Destination: Angel Falls

By on March 2, 2016

There’s a section of the Allegheny River south of Franklin, Pennsylvania, that is designated a National Wild & Scenic River. This part of the Allegheny winds its way lazily past summer cottages and tiny river villages, around wild islands, and parallel to a beautiful recreational rail-trail that disappears through two old railroad tunnels. Just below the little river town of Kennerdell is a secluded little spot on a bend in the river that is home to Angel Falls. The waterfall itself is not visible from the river, so in order to see it, you need to get out of your boat and take a little hike. Hiking in from land takes a little longer, but it can be done. The land is privately owned, but responsible visitors are welcome, and even camping is allowed. It is accessible by land, but that requires more of a hike, along with some back road navigation. It’s located at 41°13’34.93″N 79°46’43.97″W

The launch at Kennerdell is convenient, but privately-owned, so a small fee is required for use of the ramp.

The launch at Kennerdell is convenient, but privately-owned, so a small fee is required for use of the ramp.

Most of this section of the river is fairly calm, with a few faster riffles here & there.

Most of this section of the river is fairly calm, with a few faster riffles here & there.

Wild, scenic, and beautiful.

Wild, scenic, and beautiful.

Lunch Break

There are several primitive campsites, complete with fire rings.

There are several primitive campsites, complete with fire rings.

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There is a lagoon just below the campsites that carries a bit of history, as well as an eagle's nest.

There is a lagoon just below the campsites that carries a bit of history, as well as an eagle’s nest, which was very active while we were there.

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Carvings in the rocks at the lagoon date well into the 19th Century, and are only visible when the river is at normal or low levels.

Carvings in the rocks at the lagoon date well into the 19th Century, and are only visible when the river is at normal or low levels.

Local lore tells of a river packet boat carrying a family ran aground here during a low-water summer in the 1880s, where they stayed for three months, until the river level came up enough to continue their trip south toward Pittsburgh. They left behind a picture of their boat carved into the rock.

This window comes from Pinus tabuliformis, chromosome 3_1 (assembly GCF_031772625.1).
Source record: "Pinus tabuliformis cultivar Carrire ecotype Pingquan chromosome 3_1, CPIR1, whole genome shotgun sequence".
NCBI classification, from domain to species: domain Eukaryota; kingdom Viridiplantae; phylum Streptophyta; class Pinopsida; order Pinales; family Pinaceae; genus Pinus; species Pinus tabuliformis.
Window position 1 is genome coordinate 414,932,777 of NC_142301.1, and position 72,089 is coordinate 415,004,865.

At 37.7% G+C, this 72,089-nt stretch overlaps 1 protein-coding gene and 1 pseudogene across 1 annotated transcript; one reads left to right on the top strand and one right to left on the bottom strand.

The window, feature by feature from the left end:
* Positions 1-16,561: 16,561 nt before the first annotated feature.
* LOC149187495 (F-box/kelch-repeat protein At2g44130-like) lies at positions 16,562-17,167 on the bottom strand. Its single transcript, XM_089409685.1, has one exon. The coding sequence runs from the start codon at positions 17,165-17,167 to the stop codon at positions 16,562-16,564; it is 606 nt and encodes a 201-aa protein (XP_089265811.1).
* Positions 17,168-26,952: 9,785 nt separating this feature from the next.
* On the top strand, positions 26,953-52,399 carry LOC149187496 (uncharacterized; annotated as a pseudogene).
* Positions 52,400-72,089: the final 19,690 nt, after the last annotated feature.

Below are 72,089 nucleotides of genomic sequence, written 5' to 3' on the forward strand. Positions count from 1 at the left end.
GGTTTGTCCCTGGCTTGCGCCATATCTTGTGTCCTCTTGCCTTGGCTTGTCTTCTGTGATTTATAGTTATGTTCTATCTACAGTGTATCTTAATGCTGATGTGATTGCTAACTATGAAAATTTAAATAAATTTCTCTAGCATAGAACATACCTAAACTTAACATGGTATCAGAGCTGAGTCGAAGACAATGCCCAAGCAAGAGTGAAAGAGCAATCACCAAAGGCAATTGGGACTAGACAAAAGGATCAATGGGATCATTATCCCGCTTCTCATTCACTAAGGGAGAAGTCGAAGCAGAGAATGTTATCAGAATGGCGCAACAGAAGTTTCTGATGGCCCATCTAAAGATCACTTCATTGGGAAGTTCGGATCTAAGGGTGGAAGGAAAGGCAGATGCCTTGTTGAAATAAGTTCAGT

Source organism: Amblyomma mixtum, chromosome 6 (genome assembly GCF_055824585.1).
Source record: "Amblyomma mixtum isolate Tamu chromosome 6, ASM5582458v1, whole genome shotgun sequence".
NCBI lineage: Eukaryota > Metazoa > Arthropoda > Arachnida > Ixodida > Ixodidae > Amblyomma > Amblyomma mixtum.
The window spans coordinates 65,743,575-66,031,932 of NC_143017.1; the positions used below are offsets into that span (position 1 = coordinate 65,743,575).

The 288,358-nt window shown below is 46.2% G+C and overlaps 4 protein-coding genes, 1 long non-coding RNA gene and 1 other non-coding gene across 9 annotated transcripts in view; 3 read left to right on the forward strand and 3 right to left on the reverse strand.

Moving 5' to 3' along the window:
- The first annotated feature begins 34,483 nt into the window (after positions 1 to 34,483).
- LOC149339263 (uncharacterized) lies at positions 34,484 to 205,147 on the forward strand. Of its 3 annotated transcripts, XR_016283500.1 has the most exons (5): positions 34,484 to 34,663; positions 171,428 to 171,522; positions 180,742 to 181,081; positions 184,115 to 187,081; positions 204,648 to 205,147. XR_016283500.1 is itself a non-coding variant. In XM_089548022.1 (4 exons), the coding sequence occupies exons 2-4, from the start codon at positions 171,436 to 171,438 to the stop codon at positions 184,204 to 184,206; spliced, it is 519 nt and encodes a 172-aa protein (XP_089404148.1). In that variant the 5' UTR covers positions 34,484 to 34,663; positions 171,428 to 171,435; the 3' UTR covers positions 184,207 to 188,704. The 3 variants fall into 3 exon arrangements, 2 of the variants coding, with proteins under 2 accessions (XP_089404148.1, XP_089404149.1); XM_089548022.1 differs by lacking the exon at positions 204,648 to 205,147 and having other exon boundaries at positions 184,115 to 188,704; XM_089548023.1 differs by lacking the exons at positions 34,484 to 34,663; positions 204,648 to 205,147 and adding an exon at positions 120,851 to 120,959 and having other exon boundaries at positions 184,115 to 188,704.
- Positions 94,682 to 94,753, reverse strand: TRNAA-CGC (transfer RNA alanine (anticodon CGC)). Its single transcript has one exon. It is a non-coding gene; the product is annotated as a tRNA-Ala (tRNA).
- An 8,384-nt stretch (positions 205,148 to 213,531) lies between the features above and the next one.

Local lore tells of a river packet boat carrying a family that ran aground here during a low-water summer in the 1880s, where they stayed for three months, until the river level came up enough to continue their trip south toward Pittsburgh. They left behind a picture of their boat carved into the rock.

The falls are located just a short hike up the trail from the campsite.

The falls are located just a short hike up the trail from the campsite.

Angel Falls

And the beautiful scenery continues upstream from the falls.

And the beautiful scenery continues upstream from the falls.

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Here’s Kyla’s video blog of our trip:

Interested in doing the trip, but need boats and/or shuttle service? Get in touch with the folks at OARS Allegheny, they’ll set you up!

Michael Henderson

About Michael Henderson

Born and bred in Franklin, Pennsylvania, Mike learned about adventure from an early age. Even before he learned to walk, Mike made trips to the Outer Banks with his family, where he slept under his dad’s cot in a canvas tent along the beach. The adventures continued, to the mountains, the Great Lakes, the Pacific Coast, and everywhere in between. Those trips included backpacking into the Grand Canyon and up Mount Rainier, camping in the Rockies in the snow, and skiing right out the front door at home on old alpine skis with cable bindings. Other family activities including canoeing, water skiing, ice skating, bouldering, body surfing, and fishing. By the 1980s, Mike’s interests expanded to include windsurfing, inline skating, photography, and eventually mountain biking, geocaching, and kayaking. He currently teaches photography at the Venango College of Clarion University, as well as windsurfing, geocaching, camping skills, and cross-country skiing at various local outdoor workshops. He collaborated and managed what has been considered the world’s largest, longest-running, and most successful geotrail, the Allegheny Geotrail. Some of his paddling exploits include two Ocracoke-to-Portsmouth Island crossings; St. Ignace, Michigan-to-Mackinac Island; and multiple excursions along the entire Pennsylvania shoreline of Lake Erie.

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